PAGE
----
Ukiah Daily Journal from Ukiah, California on March 18, 2004 · Page 1
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Ukiah Daily Journal from Ukiah, California · Page 1

Ukiah, California
Issue Date:
Thursday, March 18, 2004
Page 1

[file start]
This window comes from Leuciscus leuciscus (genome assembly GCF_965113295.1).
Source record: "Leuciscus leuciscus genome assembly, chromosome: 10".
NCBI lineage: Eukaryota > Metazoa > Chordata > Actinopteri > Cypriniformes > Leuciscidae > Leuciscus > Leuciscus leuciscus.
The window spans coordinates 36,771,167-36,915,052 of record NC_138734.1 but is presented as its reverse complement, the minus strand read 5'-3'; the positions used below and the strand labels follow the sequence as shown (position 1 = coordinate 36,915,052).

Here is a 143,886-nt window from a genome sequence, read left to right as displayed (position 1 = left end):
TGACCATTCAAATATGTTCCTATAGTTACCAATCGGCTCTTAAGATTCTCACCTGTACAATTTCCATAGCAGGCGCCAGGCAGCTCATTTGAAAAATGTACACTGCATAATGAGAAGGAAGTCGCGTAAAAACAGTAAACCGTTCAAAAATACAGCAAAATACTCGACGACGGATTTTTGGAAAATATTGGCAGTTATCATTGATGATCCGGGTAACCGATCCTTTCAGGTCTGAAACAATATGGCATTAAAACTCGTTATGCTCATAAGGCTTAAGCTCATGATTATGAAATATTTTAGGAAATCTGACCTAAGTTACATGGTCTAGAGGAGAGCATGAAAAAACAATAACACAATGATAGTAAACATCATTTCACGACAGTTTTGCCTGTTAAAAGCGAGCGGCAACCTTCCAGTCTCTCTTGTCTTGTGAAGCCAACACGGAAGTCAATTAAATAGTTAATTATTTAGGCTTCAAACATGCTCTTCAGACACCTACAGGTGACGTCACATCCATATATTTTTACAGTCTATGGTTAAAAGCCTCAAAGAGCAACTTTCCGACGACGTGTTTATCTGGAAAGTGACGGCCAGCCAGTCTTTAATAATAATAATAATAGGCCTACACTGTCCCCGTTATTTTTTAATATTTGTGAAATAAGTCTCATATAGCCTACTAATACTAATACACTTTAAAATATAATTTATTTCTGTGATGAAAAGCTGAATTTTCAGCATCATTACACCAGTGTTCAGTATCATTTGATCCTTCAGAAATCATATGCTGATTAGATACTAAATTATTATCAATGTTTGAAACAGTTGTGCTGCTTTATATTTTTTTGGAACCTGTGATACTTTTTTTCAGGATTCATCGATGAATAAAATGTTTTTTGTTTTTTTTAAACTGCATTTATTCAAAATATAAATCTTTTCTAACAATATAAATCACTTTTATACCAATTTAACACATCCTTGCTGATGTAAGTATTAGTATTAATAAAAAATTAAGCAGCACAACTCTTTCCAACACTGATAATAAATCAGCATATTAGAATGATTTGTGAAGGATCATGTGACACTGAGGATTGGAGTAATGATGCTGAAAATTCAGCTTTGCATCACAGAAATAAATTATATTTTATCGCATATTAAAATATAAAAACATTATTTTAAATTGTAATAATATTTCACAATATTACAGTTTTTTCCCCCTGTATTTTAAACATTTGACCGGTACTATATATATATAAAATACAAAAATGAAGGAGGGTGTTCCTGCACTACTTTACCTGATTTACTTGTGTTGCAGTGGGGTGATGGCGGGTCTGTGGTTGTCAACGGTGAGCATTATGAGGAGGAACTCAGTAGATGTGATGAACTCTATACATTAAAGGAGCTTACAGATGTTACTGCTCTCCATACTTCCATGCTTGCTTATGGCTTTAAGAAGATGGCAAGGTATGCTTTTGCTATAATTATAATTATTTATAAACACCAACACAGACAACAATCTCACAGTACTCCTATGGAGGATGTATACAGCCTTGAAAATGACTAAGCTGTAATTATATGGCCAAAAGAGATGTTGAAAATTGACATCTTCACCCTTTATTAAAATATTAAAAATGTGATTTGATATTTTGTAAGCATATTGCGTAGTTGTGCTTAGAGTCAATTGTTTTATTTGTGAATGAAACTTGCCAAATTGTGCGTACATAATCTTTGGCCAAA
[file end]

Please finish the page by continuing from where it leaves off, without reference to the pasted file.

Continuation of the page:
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Ransom aetting his hacks \j Weekend entertainment .Page 3 GLOBAL WARMING Comedy review at UPT .Page 1 In Brief 2 Le Class, ads.. .13 |_ 0 Comics 11 Q . Crossword . .12 Forum 4 Sp Jumble 12 ™ Landers ... .12 W< 50 cents tax I The Uklah Mendocino County's local newspaper URHAL Tomorrow: Mostly sunny and pleasant THURSDAY March 18, 20O4 Camping at Wal-Mart Couple says it's the best; city says ordinance being ignored By LAURA CLARK The Dally Journal "Wal-Mart is the best campground," Karen Kelly said Tuesday, as she sat in the doorway of her RV in the Ukiah Wal- Mart parking lot. Her partner, Raymond Hamilton III, sat in a folding chair nearby as did her son, Michael McElroy, and his pregnant girlfriend, Jaimie Wagner. Their dogs, one adult and one puppy, were tethered to the RV by a rope. The family migrated from Florida ~ camping at Wai-Marts along the way - after Hamilton was hit by a car, which resulted in the loss of his right leg and injury to his left. "We came here for the 215 the medical marijuana prescription. He didn't do no drugs, but he smokes pot for the pain in his leg. Most people with injuries like that end up on major drugs. He couldn't get medical marijuana in Florida," Kelly said matter- of-factly. Hamilton now has a card, she said, and she is his caregiver. On Wednesday, the group was still there but getting ready to pack it up. "Wal-Mart told us we had to get out this morning," Kelly said, noting she wasn't sure why they had to leave but "he wasn't mean about it," she said. "He told Ray we could move behind Wal-Mart on a dirt road where people stay until the police move us and then we could move up the road," Kelly said. But they are going to a campground instead, Hamilton said. . "I made some money on my flutes," he said happily, noting he sold two. Apparently Hamilton learned to make redwood flutes last year when the group camped at the Ukiah Wal-Mart. "An Apache shaman named 'He Who Sings on the Wind' taught him how," Kelly said. She said they have camped in the local store's lot at least five times since October, but that nothing compares to the Wal- Mart in Idaho. VWl-MART Security Cameras Inllso Amy Wdlnltzmw Diily Journal (Top) Raymond Hamilton III plays a redwood flute he carved as his partner, Karen Kelly, looks on. The couple, along with her son and future daughter-in-law, camped this week In the Uklah Wal-Mart parking lot. (Right) Hamilton prepares to change a fuel pump In preparation for moving his family from the Wal-Mart parking lot. (Above) Steven Hudson, shown here, panhandles In the Wal-Mart parking lot and surrounding areas. "We stayed at Wal-Mart in 38 states. Idaho is the best. At their Wal-Mart ... Social Services brings you food and asks you if you need anything and they have no limit to how long you stay," she said. "I'll tell you another Wal-Mart ... in Arkansas the owner came out and gave me $40," she said. "Wal-Mart has helped so many people ... there are so many peo- ple like me who run out of money ... this place is a blessing ... to be able to park and get it together again," she said. While Kelly thinks the RVers are OK, she said she disapproves of the panhandlers who hang around the parking lot. Steven Hudson is one of them, and he's proud of it. "I am the most professional panhandler in Ukiah, he said. "I support my old lady and her three cats. I don't get no food stamps, no government checks, nothing. This is how I survive," he said, noting he "works the lots," but he camps somewhere else. "It looks like a Wal-Mart trailer park here," he added. Asked if he drinks alcohol -- as many homeless people are accused of See WAL-MART, Page 2 UPT comedy tackles global warming _ . KT_i »„ U~L^11«.. *._. ._«*.* A A. *«AiiW1«M«* n a++Anfr«s*n «n tttA AQfltf 1 QQftfi U/htfftn it I The Dally Journal "What's Funny About Climate Change?" a three-person comedy review that aims broad, evenhanded humor at one of the world's most daunting and controversial environmental issues, will Nature's "ability to cast so troubling a attention in the early 1990s when its story into such an engaging and, at times, musical comedy, 'Queen Salmon," hysterically funny a format." toured throughout the Pacific Northwest. The show's humor emerges from its The San Francisco Bay Guardian called it examination of what the authors see a» "the funniest ecology lesson ever." The the gap between current human respons- show helped forge a citizen movement to *_ _!_!.,. 1 * A««l *lkM.«*k *l*M* *!*<* vtAetnmft oalmstn ?n tKa Danifi/* MrtffnU/Afit COniiUVCIBlfU PIIYWUIUMVHWM 4OOWVO» TT4M M*V £*»|' **V»T*W»* %r*M«w«»* *4«M**vw« • vwjr**«Mr v .* v .. . •,.,£,.-, .^ TQ ,-> „ -w.-^,-,, ---- -" T be performed at the Ukiah Playhouse 8 es to global warming and those that the restore salmon in the Pacific Northwest. * ¥-? • j «._.j O A *..«J,*«I oarimiotiAOQ rtf ttiA nhAn/\mAnnn HAmnnrlfi p,m. Friday and Saturday. The show is a production of Petrolia's Human Nature, a company based in Northern California that has toured comedy and musical comedy shows about environmental and social issues throughout the United States and in Europe. Ross Gelbspan, author of "The Heat Is seriousness of the phenomenon demands. "A lot of people, understandably, would just as soon not hear the news," says writer David Simpson. "What we're offering is a relatively painless extraction of decaying rationales. It's the sickness that robs us of hope," Simpson said, "not the cure. The cure can be exciting." API scores on schools released By LAURA CLARK The Dally Journal The 2003 Academic Performance Index base reports were released last week, when the beginning of a new API cycle began.* Each annual API reporting cycle includes two reports: a base report, that appears after the first of the calendar year, and a growth report, which appears after school starts in the fall, according to API explanatory notes from the California Department of Education. "The API is the centerpiece of the statewide accountability system in California public education. The Public Schools Accountability Act of 1999 requires that the California Department of Education annually calculate APIs for California public schools, including charter schools, and publish school rankings based on these APIs. The PSAA also requires the establishment of a minimum 5 percent annual API growth target for each school as well as an overall statewide API performance target for all schools," states the See SCHOOLS, Page IS Baby seals sometimes on beaches Beachgoers told to leave them alone The Dally Journal People enjoying sand and surf along Mendocino Coast beaches may have to share stretches of waterfront property with harbor seals and their young for the next few months. The California pupping season for harbor seals has started, which means baby seals are often left alone on beaches, while the mother seals are out in the ocean foraging for food. People who come across a solitary baby seal should be aware that the animal was probably left there by the mother, safe from natural predators. Well-meaning people who approach a solitary pup could cause more harm than good by trying to remove it from the beach and thereby breaking the sensitive bond between the mother and the pup. "A young harbor seal is unable to feed or care for itself, and if humans separate it from the mother, its chances of survival are slim to none," said See SEALS, Page 15 S€« GLOBAL, Page 2 KOas UC»U»p«WI, »V»H»V» ut »IW »«vt»» «° »»»v vwv. • MW vw>v VWM •** »«».«..(,. On" on global warming, cites Human Human Nature first came to public The thtattr group Human Nature will present 'What's Funny About Climate Chang*?' this Friday and Saturday nlghut tht Uklah Players Theatre.